Recent images on social media from the frontlines of the war-ravaged Ukraine showed a damaged Panzerhaubitze 2000 (PzH 2000) self-propelled howitzer.
The photos show damage to the PzH 2000’s rifled 155-millimeter gun barrel at a few places, but the front hull beneath seems to have been undamaged, possibly because of what is referred to as ‘igelpanzerung,’ translating to ‘Hedgehog armor.’
Hedgehog Armor is a unique armor used by the Panzerhaubitze 2000, comprising an array of 60-millimeter rubber rods that resemble the thick layer of spikes on a hedgehog.
It is an optional add-on top armor to protect against mortars and cluster submunitions and can be applied in the field by the crew.
As seen in the images, the rods at the blast’s center have been destroyed. The armor under the rubber mating is also slightly damaged but not penetrated, indicating the crew and internal systems were unharmed.
#Ukraine: A Ukrainian PzH 2000 155mm self-propelled howitzer was damaged by the Russian army.
The damage isn't critical and the howitzer is being repaired now.
📸: @Teoyaomiquu pic.twitter.com/CSFUdi0s42
— 🇺🇦 Ukraine Weapons Tracker (@UAWeapons) November 26, 2022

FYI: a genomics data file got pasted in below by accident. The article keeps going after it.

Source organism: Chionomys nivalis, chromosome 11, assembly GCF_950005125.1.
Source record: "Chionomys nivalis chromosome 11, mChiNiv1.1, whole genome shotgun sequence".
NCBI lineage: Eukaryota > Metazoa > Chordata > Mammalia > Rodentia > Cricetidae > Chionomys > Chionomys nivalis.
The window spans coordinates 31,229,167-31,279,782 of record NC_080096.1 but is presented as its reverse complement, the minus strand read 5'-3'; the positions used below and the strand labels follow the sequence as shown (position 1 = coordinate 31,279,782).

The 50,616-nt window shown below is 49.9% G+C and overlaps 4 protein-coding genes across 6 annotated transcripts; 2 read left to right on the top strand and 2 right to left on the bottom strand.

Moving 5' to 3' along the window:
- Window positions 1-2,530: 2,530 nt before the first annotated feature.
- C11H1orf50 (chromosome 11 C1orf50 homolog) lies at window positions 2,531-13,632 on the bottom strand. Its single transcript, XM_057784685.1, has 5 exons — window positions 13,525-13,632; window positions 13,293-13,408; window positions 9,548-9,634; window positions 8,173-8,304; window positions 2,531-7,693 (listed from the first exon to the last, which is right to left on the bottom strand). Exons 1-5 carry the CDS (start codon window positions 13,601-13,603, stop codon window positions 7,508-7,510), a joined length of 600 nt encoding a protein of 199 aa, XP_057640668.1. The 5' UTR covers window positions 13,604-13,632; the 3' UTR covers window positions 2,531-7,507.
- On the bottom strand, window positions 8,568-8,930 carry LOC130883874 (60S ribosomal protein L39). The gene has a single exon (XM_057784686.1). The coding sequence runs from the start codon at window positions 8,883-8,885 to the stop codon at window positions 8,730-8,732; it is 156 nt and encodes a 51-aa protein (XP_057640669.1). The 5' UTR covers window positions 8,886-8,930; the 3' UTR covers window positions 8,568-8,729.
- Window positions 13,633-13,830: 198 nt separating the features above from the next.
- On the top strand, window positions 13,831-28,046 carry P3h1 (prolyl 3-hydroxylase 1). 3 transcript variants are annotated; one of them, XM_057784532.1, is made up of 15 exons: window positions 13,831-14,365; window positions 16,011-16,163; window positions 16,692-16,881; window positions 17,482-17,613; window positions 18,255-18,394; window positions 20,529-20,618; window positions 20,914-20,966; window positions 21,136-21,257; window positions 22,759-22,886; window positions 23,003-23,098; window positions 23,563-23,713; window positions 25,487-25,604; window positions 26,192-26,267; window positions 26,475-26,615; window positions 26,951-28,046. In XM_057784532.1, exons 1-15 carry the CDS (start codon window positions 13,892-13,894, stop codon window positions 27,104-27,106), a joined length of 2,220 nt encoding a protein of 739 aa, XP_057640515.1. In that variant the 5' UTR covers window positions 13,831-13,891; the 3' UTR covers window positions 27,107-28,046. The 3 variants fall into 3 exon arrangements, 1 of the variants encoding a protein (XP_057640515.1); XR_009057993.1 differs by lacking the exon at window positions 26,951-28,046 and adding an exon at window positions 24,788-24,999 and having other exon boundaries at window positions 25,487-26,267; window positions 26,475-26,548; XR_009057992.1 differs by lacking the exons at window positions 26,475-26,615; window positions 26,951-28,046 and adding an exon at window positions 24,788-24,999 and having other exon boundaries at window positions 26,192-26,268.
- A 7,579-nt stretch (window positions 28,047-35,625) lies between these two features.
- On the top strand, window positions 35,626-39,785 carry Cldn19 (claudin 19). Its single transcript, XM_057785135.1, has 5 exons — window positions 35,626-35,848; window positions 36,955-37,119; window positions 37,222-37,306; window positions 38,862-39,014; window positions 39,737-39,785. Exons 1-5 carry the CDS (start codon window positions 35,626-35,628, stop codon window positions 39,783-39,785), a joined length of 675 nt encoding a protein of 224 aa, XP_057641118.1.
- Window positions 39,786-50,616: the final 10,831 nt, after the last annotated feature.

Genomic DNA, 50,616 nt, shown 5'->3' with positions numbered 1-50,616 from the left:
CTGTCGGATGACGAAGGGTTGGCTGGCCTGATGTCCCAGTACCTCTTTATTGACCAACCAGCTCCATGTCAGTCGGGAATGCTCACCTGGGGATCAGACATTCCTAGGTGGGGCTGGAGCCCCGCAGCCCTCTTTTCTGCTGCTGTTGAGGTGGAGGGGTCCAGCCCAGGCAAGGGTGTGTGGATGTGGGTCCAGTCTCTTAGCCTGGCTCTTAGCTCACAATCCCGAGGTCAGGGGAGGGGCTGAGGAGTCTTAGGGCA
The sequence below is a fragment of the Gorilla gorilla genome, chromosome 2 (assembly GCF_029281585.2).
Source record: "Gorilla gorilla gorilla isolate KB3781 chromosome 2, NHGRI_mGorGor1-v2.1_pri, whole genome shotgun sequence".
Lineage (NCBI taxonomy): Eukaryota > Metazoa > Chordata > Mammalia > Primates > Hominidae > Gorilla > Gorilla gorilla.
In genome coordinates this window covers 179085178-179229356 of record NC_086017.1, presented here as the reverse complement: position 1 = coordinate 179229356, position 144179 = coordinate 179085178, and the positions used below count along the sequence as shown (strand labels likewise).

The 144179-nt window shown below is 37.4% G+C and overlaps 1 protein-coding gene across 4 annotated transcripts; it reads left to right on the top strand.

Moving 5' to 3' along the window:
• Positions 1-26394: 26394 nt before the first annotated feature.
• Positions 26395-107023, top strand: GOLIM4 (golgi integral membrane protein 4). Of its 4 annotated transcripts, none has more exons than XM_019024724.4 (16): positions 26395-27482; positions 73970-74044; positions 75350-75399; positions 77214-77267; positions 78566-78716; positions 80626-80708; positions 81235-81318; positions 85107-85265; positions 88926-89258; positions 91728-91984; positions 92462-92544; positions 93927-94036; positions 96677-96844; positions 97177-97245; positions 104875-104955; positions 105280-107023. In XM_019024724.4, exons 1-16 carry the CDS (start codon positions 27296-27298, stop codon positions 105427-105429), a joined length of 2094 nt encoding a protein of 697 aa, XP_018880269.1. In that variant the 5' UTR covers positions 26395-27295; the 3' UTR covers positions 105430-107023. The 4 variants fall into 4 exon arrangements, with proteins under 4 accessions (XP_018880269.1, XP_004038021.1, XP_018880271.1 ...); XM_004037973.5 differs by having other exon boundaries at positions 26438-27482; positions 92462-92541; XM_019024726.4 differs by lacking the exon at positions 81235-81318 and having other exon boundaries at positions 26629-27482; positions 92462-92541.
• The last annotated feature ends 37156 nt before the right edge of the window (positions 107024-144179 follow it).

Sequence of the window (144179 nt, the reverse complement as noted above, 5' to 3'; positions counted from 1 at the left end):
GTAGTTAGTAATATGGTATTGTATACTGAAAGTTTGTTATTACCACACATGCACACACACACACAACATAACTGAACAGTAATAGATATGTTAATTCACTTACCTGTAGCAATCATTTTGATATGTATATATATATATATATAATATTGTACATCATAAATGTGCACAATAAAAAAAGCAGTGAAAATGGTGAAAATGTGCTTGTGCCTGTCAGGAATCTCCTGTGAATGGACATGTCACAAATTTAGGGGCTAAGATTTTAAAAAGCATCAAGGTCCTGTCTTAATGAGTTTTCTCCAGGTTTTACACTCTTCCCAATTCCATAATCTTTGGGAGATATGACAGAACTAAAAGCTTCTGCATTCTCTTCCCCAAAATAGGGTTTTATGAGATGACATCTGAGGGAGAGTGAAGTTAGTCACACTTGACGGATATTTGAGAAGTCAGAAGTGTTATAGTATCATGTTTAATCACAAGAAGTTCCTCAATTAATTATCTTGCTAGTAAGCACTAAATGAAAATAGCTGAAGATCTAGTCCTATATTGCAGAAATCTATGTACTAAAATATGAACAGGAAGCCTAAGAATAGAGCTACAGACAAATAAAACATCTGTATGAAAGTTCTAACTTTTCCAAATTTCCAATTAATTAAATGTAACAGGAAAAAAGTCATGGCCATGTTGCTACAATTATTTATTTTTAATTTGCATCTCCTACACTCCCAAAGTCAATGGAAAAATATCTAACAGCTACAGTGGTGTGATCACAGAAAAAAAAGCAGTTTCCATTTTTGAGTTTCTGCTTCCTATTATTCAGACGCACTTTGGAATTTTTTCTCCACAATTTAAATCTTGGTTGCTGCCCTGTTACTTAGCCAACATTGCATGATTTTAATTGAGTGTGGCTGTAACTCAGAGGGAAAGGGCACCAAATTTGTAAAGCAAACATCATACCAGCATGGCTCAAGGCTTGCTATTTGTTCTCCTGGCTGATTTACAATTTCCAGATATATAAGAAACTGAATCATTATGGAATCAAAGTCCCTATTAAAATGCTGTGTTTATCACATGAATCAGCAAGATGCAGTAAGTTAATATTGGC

Experts suggest the attack probably came from a Russian Lancet-3 loitering munition which can be armed with either a high-explosive or shaped charge anti-tank (HEAT) warhead roughly weighing 3-5 kilograms.
Considering the layout of the PzH 2000, the munition seems to have detonated above or against the gun barrel, projecting the blast downwards into the hull.
While the PzH 2000 will need some repairs, it will be back in combat soon. Notably, this is the first confirmed instance of a PzH 2000 damaged in the war.
What Is Special About Hedgehog Armor?
Armor is usually the thinnest on the top of an armored vehicle making it most vulnerable to attacks from directly above.
Therefore, advanced anti-tank missiles and submunitions of artillery shells feature a top-attack capability, and of late, even cheap commercial drones dropping anti-tank grenades can exploit this vulnerability.